Grime, as a movement, seems inextricable from the flows and personalities of Wiley, Dizzee, JME et al. But before MCs ruled the roost, sublow growls and dark, sparse rhythms were the vertebrae of the genre. In the early days of grime, the music was identified as much for its sublow frequencies and ADHD 8-bar switch ups as its MCs. Riddims like "Pulse X" and Jon E Cash's "Kettle" became open-source backdrops for UK garage MCs who wanted a bigger challenge than shouting "DANGER" over thumb pianos.
Eventually, the grime MC became the heart of UK underground music. A motley bunch who had a unique ability to spit vitriol about each other’s next of kin in between punchlines about mixed doner. There was an MC for everybody; from the triple layer metaphors of a pre-“Traktor” Wretch 32 through to the all-out SFX blathering of Flirta D. These fresh voices, paired with the rugged nature of the instrumentals, made it an awesomely exciting listen.
Being born in Tower Hamlets, I would have been a bit of a loser to miss out on all the fun. Wiley supposedly lived around the corner from the house I was born in and Dizzee loitered atop walls on Bow Road. Eski is probably my 34th cousin being Caribbean and all. What kid wouldn’t be enticed by the concept of filtering riddims out of their Playstation between bouts of Crash Bandicoot? The first time I got laid, Tinie Tempah’s “Wifey Riddim” sheepishly blared out of my Sony Ericsson W3210i. Times were good.
But it couldn't last, and a year or two later the whole mainstream thing happened. I don't want to get bogged down in grime's dalliances with the mainstream. Sure, Tinchy could have swerved the trancey lure of 2009’s eurofrat style and carried on making tunes with subclauses. Dizzee could have thought twice about covering The Ting Tings at the behest of Jo Whiley. Whatever, it happened, and as more former grime stars started to appear on Never Mind The Buzzcocks, words of the genre’s death started to emerge.
I was fine though. During this grime lull, funky house had a little fling with the limelight (Funky Dee LOL) and I got low to one too many Gracious K skanks. But I’d still prefer to bask in the archives of my hard drive, living through grime's glory days, nostalgic before my time.
Now it seems things have gone full circle. In the last two years or so, it has once again been grime producers that have been navigating the genre's course. Only this time round there's , more glossy production and some new, innovative beatsmiths taking charge. Producers like Swindle, Dusk & Blackdown, Preditah and Slackk cropped up offering a fertile set of 140BPM beds. The era of 8-bar verses about weed and girls getting ragsed out over DJ Spooky's “Joyride” is over; this new breed of production is dispensing with the need for MCs at all.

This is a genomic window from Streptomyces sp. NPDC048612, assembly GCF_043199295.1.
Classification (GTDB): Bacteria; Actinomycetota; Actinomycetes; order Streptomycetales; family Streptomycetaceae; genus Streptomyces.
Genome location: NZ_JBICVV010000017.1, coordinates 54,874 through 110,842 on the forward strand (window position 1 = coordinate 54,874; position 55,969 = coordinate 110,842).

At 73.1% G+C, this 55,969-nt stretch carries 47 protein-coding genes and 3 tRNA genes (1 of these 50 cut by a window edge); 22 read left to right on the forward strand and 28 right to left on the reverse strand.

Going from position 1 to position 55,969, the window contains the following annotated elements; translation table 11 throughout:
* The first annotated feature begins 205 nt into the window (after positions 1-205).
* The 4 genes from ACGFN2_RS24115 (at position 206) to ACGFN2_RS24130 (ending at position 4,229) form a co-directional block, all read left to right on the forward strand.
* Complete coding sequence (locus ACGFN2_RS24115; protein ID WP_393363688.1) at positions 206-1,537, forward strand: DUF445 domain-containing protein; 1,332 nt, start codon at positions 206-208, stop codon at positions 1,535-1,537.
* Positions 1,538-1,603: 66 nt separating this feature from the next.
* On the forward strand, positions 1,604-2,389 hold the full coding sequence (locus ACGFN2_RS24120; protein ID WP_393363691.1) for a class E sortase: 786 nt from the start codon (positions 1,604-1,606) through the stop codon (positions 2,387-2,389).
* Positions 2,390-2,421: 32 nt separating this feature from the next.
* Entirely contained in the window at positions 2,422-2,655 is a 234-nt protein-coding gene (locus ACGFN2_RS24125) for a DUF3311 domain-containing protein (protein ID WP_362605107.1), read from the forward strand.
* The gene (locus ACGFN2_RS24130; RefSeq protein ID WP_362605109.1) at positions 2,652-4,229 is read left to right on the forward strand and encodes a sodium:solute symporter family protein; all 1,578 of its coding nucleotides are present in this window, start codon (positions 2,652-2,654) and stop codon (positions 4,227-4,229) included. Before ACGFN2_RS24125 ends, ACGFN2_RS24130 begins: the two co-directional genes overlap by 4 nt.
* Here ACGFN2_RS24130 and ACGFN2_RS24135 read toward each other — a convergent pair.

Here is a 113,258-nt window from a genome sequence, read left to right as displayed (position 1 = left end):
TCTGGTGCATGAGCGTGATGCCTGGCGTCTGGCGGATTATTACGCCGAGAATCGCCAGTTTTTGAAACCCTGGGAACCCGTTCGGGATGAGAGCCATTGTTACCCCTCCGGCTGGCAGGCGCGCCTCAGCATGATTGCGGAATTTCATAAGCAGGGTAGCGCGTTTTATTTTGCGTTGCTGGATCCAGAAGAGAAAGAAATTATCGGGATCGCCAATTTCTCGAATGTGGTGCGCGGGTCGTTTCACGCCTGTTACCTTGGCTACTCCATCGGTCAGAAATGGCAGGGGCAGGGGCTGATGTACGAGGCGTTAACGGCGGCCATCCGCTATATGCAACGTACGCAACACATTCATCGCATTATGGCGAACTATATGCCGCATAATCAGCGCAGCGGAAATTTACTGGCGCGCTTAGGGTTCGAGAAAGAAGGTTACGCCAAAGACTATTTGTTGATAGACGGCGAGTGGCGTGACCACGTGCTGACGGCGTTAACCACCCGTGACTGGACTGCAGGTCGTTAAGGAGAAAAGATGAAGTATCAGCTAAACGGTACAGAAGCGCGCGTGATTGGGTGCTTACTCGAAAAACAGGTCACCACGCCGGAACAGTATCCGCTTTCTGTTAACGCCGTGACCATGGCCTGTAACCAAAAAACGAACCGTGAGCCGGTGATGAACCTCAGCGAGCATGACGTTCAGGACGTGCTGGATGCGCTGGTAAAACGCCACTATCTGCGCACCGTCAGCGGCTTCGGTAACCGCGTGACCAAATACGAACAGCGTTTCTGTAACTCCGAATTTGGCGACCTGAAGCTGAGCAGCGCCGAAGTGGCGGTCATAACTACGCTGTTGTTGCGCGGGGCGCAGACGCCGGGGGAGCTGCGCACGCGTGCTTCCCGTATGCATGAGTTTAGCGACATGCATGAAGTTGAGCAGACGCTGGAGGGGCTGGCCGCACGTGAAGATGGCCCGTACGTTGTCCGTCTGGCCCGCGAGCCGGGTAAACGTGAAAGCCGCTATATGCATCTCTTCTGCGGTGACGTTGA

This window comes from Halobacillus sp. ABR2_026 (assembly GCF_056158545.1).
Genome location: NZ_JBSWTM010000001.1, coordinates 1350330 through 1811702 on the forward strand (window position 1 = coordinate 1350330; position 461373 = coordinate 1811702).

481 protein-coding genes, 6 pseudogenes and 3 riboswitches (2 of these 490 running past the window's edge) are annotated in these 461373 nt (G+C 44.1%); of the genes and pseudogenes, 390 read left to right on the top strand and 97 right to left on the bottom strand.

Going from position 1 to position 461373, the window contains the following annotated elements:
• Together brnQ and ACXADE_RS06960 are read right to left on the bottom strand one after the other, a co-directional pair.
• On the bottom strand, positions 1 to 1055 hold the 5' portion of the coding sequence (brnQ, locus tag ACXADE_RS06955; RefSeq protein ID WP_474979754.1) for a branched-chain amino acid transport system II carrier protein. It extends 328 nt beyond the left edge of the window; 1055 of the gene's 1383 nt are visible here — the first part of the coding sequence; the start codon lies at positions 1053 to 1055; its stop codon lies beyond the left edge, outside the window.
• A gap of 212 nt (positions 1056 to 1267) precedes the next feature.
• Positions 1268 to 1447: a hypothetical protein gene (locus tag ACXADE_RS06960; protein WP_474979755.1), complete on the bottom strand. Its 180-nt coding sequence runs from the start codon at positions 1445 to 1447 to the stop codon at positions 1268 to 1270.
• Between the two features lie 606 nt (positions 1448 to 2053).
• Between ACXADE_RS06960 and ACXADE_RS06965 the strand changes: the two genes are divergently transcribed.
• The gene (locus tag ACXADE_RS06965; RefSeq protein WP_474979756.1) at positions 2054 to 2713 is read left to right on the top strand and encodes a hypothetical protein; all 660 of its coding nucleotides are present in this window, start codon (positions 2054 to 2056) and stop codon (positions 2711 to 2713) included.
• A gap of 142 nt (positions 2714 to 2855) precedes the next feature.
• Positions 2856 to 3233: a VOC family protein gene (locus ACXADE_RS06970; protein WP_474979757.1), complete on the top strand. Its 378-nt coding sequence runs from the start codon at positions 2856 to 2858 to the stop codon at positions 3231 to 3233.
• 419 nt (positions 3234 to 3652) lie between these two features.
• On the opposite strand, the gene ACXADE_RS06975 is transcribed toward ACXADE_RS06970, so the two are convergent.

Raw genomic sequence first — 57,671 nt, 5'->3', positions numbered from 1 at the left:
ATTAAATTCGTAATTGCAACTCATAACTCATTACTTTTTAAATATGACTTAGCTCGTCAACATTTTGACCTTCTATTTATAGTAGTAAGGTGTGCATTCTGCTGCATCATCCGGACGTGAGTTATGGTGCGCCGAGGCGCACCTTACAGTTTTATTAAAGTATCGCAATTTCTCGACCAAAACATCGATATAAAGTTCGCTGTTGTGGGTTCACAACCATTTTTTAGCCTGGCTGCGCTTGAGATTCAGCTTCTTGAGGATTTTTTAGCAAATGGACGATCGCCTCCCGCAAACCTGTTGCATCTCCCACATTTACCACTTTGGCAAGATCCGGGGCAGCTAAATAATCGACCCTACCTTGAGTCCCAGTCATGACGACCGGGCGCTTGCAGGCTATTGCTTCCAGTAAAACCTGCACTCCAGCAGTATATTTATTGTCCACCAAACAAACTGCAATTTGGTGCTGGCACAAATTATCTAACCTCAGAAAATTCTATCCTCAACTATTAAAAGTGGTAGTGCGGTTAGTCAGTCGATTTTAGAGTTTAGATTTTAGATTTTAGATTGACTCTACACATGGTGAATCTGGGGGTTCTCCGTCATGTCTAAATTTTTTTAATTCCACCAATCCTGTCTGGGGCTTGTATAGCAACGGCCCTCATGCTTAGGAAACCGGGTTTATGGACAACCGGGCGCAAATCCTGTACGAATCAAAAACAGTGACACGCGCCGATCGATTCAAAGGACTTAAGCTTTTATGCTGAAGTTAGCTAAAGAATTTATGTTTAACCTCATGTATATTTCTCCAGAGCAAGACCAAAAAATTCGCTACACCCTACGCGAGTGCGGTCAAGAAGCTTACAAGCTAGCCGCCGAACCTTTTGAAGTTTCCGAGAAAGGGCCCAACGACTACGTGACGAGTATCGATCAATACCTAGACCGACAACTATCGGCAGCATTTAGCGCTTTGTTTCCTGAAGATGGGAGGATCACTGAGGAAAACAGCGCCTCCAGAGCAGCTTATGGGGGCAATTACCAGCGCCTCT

Preditah's Gears Of Grime EP, released at the end of last year, promised to rework the genre's functioning parts, bringing the ragtag spirit of early grime beats to darker, deeper production. The release of Swindle's new album Long Live The Jazz last month pushed production even further, reworking blues and be-bop licks into fertile grime beds. Both records feel like the pinnacle of a long-term project, moving beyond the immediacy and disposability of mixtapes, to create production that deserves repeat listens.
Rinse FM DJs Elijah and Skilliam realised this movement early on and championed it, setting up the Butterz label and night to bring on more talent. Their radio show has become an assault of gunshot production and new production talents. But according to grime producer, Mr. Mitch, this new generation of grime producers aren't just flourishing because there's new outlets for their work. They're taking over because mic-yielding MCs suffered from an identity crisis.
“One of the things that I believe kept people so entertained in the Age of the MC' was that they each had their own personality that they created and brought to the table. Many of the MCs that I see trying to come through now all blend into each other and I can't tell them apart. There's a good reason that guys like D Double can get away with spitting bars that are years old, there's no fresh competition.”
While trying to avoid sounding like some archaic nostalgia machine, apart from a few standouts like Merky Ace and Scrufizzer, too many MCs sound alike these days. I’d be hard-pushed to name over ten easily noticeable spitters. But while MCs are on the wane, producers are becoming stars.
I’m still very much in love with grime. Genres evolve, and this fresh breed of producers have shown grime has life beyond being a talent pool for Universal's next signing. But I also hope that at some point I’ll be blessed with a grime MC resurgence, giving grime a sense of humour again.
"The way back is different from how we're looking upon it. I think we have to start from scratch, turning up to the dance and it's a long haul," says Terror Danjah, if not grime's godfather then definitely its uncle once-removed. "A lot of people are chasing the glitz and glamour, but when that door shuts and people get saturated and bored of the style, people will start to realise it's back over here. The instrumentation of grime is back to the basics, so one the MCs get back on the sound I'm sure the rest will follow. There's a way back if people figure it out".
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